Westpac has defied a furious Treasurer and increased its standard variable mortgage rate by almost double the 0.25 point increase decided on at Tuesday's Reserve Bank board meeting.
The extraordinary 0.45 percentage point increase will add a further $84 to the monthly cost of repaying a $300,000 mortgage, instead of the $48 that would have been imposed had Westpac merely passed on the Reserve Bank's 0.25 point hike .
Accusing Westpac of cynically using the Liberal leadership turmoil as cover for an unprecedented interest rate gouge an enraged Wayne Swan spoke of a "severe backlash" and warned others not to follow its lead.
Late yesterday neither the ANZ, the National Australia Bank nor the Commonwealth Bank had indicated whether it would follow Westpac's lead.
"I see no justification at all for this move by Westpac cynically trying to use the cover of today's other events," the Treasurer said after being blindsided by the bank just minutes after he had held a parliamentary press conference...
"Westpac and any other bank that follows Westpac's cynical lead have given their customers a slap in the face for Christmas this year."
I think Westpac and any other bank that follows Westpac’s lead can expect a very severe backlash from their customers and from the community generally."
Westpac's chief executive Gail Kelly was unavailable to respond to Mr Swan. Speaking at 5.45 pm a spokeswoman Jane Counsel said Ms Kelly was at a dinner and uncontactable.
"This is bank bashing, isn't it?" she said before promising a response from the bank's group executive in charge of retail and business banking Peter Hanlon who had not responded by 7.00 pm.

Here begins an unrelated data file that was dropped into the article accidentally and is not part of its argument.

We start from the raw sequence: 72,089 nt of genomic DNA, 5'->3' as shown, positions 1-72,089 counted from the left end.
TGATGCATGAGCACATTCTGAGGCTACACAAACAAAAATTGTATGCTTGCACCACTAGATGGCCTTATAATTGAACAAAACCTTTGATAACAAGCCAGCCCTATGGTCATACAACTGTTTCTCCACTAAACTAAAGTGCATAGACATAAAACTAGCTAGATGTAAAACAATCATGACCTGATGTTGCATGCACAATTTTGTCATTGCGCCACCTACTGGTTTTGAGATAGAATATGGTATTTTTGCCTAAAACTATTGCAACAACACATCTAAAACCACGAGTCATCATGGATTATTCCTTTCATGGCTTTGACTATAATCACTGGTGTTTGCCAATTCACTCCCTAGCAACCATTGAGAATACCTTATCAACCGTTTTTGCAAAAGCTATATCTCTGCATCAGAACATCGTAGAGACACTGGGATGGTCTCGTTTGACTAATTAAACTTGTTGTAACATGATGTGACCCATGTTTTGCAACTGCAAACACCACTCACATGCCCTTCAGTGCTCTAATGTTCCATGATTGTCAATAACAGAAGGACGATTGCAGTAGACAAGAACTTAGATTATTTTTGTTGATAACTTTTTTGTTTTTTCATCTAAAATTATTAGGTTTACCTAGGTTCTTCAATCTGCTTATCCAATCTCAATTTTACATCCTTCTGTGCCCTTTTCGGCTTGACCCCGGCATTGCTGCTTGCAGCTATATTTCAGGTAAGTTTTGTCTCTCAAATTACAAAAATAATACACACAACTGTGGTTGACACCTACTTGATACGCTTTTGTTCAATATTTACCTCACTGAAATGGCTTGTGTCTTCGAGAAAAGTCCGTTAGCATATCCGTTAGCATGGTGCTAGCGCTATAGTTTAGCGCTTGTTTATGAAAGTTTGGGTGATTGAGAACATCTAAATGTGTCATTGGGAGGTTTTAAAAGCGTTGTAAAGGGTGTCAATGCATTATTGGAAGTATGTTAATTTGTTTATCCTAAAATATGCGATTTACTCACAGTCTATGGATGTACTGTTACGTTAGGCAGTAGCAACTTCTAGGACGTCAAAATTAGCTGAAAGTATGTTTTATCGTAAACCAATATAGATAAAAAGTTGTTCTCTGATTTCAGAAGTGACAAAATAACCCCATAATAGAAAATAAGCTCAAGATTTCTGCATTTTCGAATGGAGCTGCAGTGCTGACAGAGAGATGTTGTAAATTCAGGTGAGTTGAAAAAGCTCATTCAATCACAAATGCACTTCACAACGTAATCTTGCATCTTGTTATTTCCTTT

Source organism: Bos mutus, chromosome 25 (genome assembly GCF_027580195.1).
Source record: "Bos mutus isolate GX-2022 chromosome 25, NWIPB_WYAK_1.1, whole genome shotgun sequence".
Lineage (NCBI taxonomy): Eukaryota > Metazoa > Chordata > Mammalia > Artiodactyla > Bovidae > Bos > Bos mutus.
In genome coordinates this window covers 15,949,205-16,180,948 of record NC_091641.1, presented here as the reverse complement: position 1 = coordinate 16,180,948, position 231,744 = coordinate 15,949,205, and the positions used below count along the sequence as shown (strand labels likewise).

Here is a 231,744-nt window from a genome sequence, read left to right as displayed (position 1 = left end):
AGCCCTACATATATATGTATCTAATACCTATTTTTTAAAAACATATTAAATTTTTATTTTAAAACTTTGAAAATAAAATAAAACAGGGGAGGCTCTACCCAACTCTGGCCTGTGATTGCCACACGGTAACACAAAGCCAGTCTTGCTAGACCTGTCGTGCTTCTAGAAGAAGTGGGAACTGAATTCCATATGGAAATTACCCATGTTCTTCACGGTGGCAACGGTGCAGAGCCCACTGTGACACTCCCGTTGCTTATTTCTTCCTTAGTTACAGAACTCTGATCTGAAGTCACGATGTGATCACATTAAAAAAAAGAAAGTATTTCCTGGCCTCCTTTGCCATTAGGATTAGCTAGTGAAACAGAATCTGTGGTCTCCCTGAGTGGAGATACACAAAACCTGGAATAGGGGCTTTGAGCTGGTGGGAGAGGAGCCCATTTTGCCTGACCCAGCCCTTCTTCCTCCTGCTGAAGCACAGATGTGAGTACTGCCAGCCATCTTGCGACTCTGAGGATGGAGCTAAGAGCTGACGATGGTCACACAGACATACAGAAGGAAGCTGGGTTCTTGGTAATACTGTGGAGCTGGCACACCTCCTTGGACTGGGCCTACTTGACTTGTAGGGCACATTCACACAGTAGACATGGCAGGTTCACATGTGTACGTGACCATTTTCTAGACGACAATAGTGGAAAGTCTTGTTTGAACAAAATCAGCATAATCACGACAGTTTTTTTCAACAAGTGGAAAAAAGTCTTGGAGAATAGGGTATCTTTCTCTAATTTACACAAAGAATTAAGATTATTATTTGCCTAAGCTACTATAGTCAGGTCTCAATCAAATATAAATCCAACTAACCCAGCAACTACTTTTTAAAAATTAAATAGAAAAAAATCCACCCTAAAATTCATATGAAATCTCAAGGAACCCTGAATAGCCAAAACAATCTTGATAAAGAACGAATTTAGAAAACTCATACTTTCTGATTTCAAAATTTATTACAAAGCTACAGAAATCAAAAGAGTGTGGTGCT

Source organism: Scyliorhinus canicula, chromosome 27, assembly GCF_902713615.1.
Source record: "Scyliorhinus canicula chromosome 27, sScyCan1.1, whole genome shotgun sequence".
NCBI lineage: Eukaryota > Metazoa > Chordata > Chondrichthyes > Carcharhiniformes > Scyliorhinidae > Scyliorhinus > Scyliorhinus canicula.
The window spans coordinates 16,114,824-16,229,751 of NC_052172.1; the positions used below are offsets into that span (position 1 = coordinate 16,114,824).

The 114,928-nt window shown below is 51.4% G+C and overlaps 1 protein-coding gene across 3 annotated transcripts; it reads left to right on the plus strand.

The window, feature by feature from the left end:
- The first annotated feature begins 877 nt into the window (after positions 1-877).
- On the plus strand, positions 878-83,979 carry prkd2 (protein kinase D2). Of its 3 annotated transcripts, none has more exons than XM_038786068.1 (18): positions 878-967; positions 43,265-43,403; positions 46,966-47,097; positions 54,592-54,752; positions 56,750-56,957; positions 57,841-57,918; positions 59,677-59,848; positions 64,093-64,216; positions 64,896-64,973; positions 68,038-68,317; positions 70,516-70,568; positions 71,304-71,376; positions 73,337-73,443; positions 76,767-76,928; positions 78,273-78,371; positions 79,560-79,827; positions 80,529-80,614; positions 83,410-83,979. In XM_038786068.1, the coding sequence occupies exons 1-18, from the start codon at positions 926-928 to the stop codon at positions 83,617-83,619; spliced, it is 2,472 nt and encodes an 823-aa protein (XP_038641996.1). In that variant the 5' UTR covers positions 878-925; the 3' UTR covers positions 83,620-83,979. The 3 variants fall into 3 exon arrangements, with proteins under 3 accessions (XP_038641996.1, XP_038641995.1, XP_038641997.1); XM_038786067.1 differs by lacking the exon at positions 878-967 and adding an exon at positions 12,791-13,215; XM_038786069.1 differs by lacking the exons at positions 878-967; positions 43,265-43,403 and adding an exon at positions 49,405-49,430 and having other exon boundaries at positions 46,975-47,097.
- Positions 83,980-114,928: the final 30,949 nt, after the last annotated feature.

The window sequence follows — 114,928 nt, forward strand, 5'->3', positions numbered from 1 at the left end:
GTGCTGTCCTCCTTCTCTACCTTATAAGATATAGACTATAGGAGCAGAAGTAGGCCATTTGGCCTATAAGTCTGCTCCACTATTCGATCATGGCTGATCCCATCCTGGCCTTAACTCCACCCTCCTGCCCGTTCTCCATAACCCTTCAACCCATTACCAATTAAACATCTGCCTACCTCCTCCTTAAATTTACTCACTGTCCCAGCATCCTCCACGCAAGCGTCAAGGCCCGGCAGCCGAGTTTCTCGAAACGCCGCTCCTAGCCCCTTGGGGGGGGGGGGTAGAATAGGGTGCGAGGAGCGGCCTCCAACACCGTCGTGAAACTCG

In the written statement announcing the rate rise Mr Hanlon said Westpac had withheld passing on the full amount of increased funding costs "to ensure we could continue to support our customers through the economic downturn".
"While it is now necessary for us to pass on some of these increased funding costs, we will continue to take a considered approach to managing the impact on our customers of the challenging funding environment," the statement added.
Westpac was emboldend by Reserve Bank research reported in the Herald last month concluding that
mortgage margins "have actually declined a little over the past two years" .
A respected industry source said the extra 0.20 point margin over the cash rate Westpac will get from the hike was at the upper limit of what would be needed to restore its mortgage margins to where they were two years ago.
"There's enough fuzzyness around this for Westpac to justify it, but it's well and truly at the upper end," said the source.
Westpac and other banks are paying more for wholesale funds raised overseas, although this has eased in recent months, and much more for deposits. It will also increase deposit rates by a further 0.45 points.
Mr Swan appeared to reject the Reserve Bank's analysis yesterday saying he could not see "any justification for banks to pass through more than the official cash rate" He understood to be acting on separate advice.
The Westpac move will have added a total of $176 to the monthly cost of repaying a $300,000 mortgage since October. If it had merely passed Reserve Bank hikes the increase would have been $140.
Published in today's SMH and Age
Westpac Increases Rates - December 1 2009
From: Peter Martin
Date: Tue, Dec 1, 2009 at 8:56 PM
Subject: Dear Julia, It is 8.50 pm. I am unable to leave a message on your mobile phone.
It is 8.50 pm.
I am unable to leave a message on your mobile phone because your phone will not accept them.
You phoned me one hour ago at around 7.50 pm and told me that Peter Hanlon would phone me when he finished speaking at a conference in about 10 minutes time, which would have been around 8.00 pm.
I understand that 10 minutes can be a stretchable concept.
But it has been an hour.
I am going to have to go home soon.
Thank you for your efforts.
The Sydney Morning Herald
The Melbourne Age
The National Times
. Green light - Reserve gives banks the all-clear to nudge up rates
. A third interest rate hike. Let's be honest about why.